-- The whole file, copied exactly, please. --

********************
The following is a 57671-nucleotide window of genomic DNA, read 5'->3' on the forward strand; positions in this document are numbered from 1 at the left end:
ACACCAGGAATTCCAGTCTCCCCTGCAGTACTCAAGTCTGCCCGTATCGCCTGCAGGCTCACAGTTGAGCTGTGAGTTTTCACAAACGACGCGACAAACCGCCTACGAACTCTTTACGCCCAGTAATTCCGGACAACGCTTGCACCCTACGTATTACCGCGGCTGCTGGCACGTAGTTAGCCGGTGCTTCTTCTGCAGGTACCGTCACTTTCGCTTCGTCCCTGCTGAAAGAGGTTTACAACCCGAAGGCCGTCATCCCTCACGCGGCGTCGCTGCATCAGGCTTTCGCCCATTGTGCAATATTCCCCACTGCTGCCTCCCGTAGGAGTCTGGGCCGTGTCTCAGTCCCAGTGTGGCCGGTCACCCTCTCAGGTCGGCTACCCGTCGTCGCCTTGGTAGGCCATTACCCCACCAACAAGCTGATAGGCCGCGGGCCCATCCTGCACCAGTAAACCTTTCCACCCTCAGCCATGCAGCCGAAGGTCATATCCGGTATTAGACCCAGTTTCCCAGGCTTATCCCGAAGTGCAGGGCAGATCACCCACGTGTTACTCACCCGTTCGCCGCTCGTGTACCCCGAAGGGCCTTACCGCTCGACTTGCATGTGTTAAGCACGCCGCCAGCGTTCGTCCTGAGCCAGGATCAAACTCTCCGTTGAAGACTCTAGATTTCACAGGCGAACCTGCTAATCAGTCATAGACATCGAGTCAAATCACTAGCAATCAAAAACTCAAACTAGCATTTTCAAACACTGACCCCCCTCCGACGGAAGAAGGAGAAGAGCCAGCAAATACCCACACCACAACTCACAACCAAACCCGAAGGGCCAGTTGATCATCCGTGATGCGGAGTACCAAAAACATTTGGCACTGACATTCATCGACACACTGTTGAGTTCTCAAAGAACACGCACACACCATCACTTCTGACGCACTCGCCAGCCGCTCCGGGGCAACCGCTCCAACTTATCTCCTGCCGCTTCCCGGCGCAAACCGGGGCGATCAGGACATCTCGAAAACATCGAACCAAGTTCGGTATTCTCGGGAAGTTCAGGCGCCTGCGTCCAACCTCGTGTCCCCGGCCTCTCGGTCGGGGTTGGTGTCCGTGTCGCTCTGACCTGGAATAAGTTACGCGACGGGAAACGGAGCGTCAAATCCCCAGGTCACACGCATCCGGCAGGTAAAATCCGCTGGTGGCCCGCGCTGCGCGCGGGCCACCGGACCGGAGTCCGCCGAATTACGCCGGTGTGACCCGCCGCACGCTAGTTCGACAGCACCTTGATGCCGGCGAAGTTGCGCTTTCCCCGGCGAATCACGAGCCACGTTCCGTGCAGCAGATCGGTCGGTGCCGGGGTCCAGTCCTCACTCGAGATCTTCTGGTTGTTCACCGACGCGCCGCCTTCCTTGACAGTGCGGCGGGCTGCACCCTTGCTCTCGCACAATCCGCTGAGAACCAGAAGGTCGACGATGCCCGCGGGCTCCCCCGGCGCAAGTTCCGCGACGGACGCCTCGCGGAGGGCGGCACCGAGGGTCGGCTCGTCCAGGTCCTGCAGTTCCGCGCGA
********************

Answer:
The following is a 57671-nucleotide window of genomic DNA, read 5'->3' on the forward strand; positions in this document are numbered from 1 at the left end:
ACACCAGGAATTCCAGTCTCCCCTGCAGTACTCAAGTCTGCCCGTATCGCCTGCAGGCTCACAGTTGAGCTGTGAGTTTTCACAAACGACGCGACAAACCGCCTACGAACTCTTTACGCCCAGTAATTCCGGACAACGCTTGCACCCTACGTATTACCGCGGCTGCTGGCACGTAGTTAGCCGGTGCTTCTTCTGCAGGTACCGTCACTTTCGCTTCGTCCCTGCTGAAAGAGGTTTACAACCCGAAGGCCGTCATCCCTCACGCGGCGTCGCTGCATCAGGCTTTCGCCCATTGTGCAATATTCCCCACTGCTGCCTCCCGTAGGAGTCTGGGCCGTGTCTCAGTCCCAGTGTGGCCGGTCACCCTCTCAGGTCGGCTACCCGTCGTCGCCTTGGTAGGCCATTACCCCACCAACAAGCTGATAGGCCGCGGGCCCATCCTGCACCAGTAAACCTTTCCACCCTCAGCCATGCAGCCGAAGGTCATATCCGGTATTAGACCCAGTTTCCCAGGCTTATCCCGAAGTGCAGGGCAGATCACCCACGTGTTACTCACCCGTTCGCCGCTCGTGTACCCCGAAGGGCCTTACCGCTCGACTTGCATGTGTTAAGCACGCCGCCAGCGTTCGTCCTGAGCCAGGATCAAACTCTCCGTTGAAGACTCTAGATTTCACAGGCGAACCTGCTAATCAGTCATAGACATCGAGTCAAATCACTAGCAATCAAAAACTCAAACTAGCATTTTCAAACACTGACCCCCCTCCGACGGAAGAAGGAGAAGAGCCAGCAAATACCCACACCACAACTCACAACCAAACCCGAAGGGCCAGTTGATCATCCGTGATGCGGAGTACCAAAAACATTTGGCACTGACATTCATCGACACACTGTTGAGTTCTCAAAGAACACGCACACACCATCACTTCTGACGCACTCGCCAGCCGCTCCGGGGCAACCGCTCCAACTTATCTCCTGCCGCTTCCCGGCGCAAACCGGGGCGATCAGGACATCTCGAAAACATCGAACCAAGTTCGGTATTCTCGGGAAGTTCAGGCGCCTGCGTCCAACCTCGTGTCCCCGGCCTCTCGGTCGGGGTTGGTGTCCGTGTCGCTCTGACCTGGAATAAGTTACGCGACGGGAAACGGAGCGTCAAATCCCCAGGTCACACGCATCCGGCAGGTAAAATCCGCTGGTGGCCCGCGCTGCGCGCGGGCCACCGGACCGGAGTCCGCCGAATTACGCCGGTGTGACCCGCCGCACGCTAGTTCGACAGCACCTTGATGCCGGCGAAGTTGCGCTTTCCCCGGCGAATCACGAGCCACGTTCCGTGCAGCAGATCGGTCGGTGCCGGGGTCCAGTCCTCACTCGAGATCTTCTGGTTGTTCACCGACGCGCCGCCTTCCTTGACAGTGCGGCGGGCTGCACCCTTGCTCTCGCACAATCCGCTGAGAACCAGAAGGTCGACGATGCCCGCGGGCTCCCCCGGCGCAAGTTCCGCGACGGACGCCTCGCGGAGGGCGGCACCGAGGGTCGGCTCGTCCAGGTCCTGCAGTTCCGCGCGA